The Philippines is a signatory to the UN Convention on the Rights of Persons with Disabilities (UNCRPD), which has been ratified and entered into force in 2007 provided additional rights and entitlements to persons (including children) with disabilities. However, despite our assent to this convention, many of the Philippines’ 14 million persons with disabilities and their families continue to experience human rights violations in one form or another.
ChildFund Philippines’ EMBRACE (Enhancing local capacities to make better communities for children and youth with disabilities) Project works with duty-bearers, children, parents, towards the full protection and inclusion of children and youth with disabilities. The project works to develop and enhance capacities of individuals (children and youth with disabilities together with other children and parents) to promote and protect the rights of the children and youth with disabilities. It aims to achieve, initially within the city of Bacolod, full implementation of the UN Convention on the Rights of the Child and the UN Convention on the Rights of Persons with Disabilities. This is achieved through advocacy for the enactment of local laws towards the full protection and inclusion of children and youth with disabilities, awareness-raising, and training and education.
The project builds capacities of children and youth with disabilities to protect themselves and to participate in matters affecting their lives through advocacy planning, training and advocacy campaigns targeting duty-bearers. ChildFund and our Local Partner conduct awareness-raising and advocacy campaigns led by children and youth with disabilities; together with other youth and parents/caregivers using various approaches. It is also piloting a “Whistle for Protection” campaign for children and youth with disabilities in schools and communities. Finally, the project also works to build the capacity of Child Protection Groups to ensure reporting mechanisms and referral pathways in schools and communities are enforced.
The Philippines continues to face key challenges in generating national wealth and redistributing resources and results equitably. Social inequality remains a salient issue, creating persistent social divides over the distribution of opportunity and outcomes in the Philippines, which, if left to fester, would further widen the societal fissures along geographic, ethnic, socioeconomic and gender lines, as well as across the life stage continuum. One facet of inequality is the highly uneven distribution of socio-economic opportunities in the country, such that some regions and provinces in the Philippines are poorer than others and have remained as such over time. There seem to be ‘geographies of poverty’ in the country, with six regions in Mindanao among the top ten with the highest poverty incidence in 2009. About 25-40 percent of families in these regions are poor.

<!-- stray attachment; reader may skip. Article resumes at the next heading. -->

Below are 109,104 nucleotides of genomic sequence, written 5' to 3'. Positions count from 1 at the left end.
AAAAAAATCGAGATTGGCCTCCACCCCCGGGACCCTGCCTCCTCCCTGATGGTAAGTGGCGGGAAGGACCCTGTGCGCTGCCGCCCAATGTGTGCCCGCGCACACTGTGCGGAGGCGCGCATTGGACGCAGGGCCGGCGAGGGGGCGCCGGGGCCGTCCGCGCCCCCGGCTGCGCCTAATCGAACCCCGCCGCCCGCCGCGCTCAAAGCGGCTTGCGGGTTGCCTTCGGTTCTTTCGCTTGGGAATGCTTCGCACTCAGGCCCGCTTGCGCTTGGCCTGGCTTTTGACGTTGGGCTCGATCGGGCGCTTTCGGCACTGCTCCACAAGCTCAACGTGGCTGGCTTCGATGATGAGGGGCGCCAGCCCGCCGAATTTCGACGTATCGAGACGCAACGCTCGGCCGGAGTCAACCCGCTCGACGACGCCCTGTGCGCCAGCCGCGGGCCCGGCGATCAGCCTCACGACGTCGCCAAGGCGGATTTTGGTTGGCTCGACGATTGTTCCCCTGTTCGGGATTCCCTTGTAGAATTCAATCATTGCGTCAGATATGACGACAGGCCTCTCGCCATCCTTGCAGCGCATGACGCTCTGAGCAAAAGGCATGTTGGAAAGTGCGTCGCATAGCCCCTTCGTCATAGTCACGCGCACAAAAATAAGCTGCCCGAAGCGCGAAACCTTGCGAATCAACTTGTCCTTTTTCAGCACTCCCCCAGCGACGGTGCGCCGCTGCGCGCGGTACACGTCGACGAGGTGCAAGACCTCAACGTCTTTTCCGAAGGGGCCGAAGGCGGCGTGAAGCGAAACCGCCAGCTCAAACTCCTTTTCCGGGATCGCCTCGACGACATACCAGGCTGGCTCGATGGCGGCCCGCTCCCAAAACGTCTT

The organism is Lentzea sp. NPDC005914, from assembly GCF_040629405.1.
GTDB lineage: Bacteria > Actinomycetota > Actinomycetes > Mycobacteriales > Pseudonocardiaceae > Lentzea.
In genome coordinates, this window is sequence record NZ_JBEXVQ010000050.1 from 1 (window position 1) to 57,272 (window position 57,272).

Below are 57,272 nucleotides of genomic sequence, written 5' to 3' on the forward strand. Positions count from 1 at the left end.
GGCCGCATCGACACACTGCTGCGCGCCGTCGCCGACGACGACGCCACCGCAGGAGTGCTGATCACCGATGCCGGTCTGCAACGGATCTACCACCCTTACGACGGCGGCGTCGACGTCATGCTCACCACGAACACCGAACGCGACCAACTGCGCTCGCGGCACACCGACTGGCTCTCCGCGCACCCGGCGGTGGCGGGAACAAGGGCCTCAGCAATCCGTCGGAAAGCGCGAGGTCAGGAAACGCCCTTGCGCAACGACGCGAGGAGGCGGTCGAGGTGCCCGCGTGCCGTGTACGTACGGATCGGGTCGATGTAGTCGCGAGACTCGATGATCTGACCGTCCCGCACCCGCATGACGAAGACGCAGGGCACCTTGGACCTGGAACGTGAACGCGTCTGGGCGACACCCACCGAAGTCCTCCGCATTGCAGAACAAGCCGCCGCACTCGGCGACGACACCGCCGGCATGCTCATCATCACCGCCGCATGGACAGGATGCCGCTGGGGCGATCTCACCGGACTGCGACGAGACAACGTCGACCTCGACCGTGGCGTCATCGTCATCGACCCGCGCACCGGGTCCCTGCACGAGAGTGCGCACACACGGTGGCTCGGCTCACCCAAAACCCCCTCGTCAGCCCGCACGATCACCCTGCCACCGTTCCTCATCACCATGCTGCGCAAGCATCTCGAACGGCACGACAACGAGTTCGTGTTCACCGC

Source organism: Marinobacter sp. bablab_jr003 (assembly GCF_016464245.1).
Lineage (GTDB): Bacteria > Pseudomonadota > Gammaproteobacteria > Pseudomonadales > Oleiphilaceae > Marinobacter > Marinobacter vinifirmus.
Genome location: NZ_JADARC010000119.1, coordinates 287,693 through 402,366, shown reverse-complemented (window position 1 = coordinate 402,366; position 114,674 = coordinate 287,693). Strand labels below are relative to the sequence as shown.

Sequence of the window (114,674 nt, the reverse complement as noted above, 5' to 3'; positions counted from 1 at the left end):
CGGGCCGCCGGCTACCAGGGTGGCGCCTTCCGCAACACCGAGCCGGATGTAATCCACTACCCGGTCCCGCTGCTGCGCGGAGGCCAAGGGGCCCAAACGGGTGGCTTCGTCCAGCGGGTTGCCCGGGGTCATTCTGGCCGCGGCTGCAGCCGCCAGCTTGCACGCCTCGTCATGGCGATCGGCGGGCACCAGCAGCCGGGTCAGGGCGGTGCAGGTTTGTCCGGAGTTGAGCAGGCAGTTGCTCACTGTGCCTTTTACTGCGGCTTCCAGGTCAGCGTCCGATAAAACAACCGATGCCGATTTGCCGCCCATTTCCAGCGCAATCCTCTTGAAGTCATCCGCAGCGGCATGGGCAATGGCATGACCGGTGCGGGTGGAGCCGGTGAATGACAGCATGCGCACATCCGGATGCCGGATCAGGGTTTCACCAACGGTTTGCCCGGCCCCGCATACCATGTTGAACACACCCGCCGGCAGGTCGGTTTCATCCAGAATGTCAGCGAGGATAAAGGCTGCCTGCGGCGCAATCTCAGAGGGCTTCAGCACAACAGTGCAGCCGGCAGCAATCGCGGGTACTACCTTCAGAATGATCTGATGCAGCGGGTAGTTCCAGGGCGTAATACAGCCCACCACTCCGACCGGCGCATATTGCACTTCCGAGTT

Poverty becomes starker along provincial estimates. The 30 poorest provinces in the Philippines are home to about a third to half of the number of families living below the poverty threshold and are mostly found in Mindanao. Most of these provinces are also considered by the government as ‘conflict-affected areas’ and are prioritized in the government’s peace and development initiatives. These conflicts stem from resource claims, particularly ancestral lands and control over productive assets, by indigenous peoples, and are reinforced by exclusion from basic public services, long histories of neglect, and ideological and/or ethnic-based conflicts.
A closer look at the country’s situation shows that natural and human-induced disasters are a significant factor in poverty and vulnerability. Disasters and calamities affect the pace of development and require the reallocation of scarce resources toward relief and rehabilitation efforts.
About 20 typhoons affect the country every year, mostly hitting Eastern Visayas, and Southern, Central and Northern Luzon, as well as Mindanao in the recent years. The Philippine Development Plan reported that people affected by typhoons and floods doubled from four million in 1994-1996 to eight million in 2004-2006, most of them in rural areas. Natural disasters such as typhoons, earthquakes, volcanic eruptions and the onslaught of extreme weather conditions, particularly El Niño and La Niña, are taking their toll on the people.
In addition, about 30,000 to 50,000 children in the Philippines have been displaced every year in the last four years (mostly in Mindanao) because of armed conflict. These children suffer loss of security from normal family and community relationships, lack of familiarity with new surroundings, and serious psychosocial stress; they experience school disruption and have to seek refuge in overcrowded evacuation centres without adequate health, water and sanitation services. Children living in conflict areas also experience human rights violations; particularly those who are suspected of giving support to armed groups and whose parents and siblings are suspected insurgents or rebels.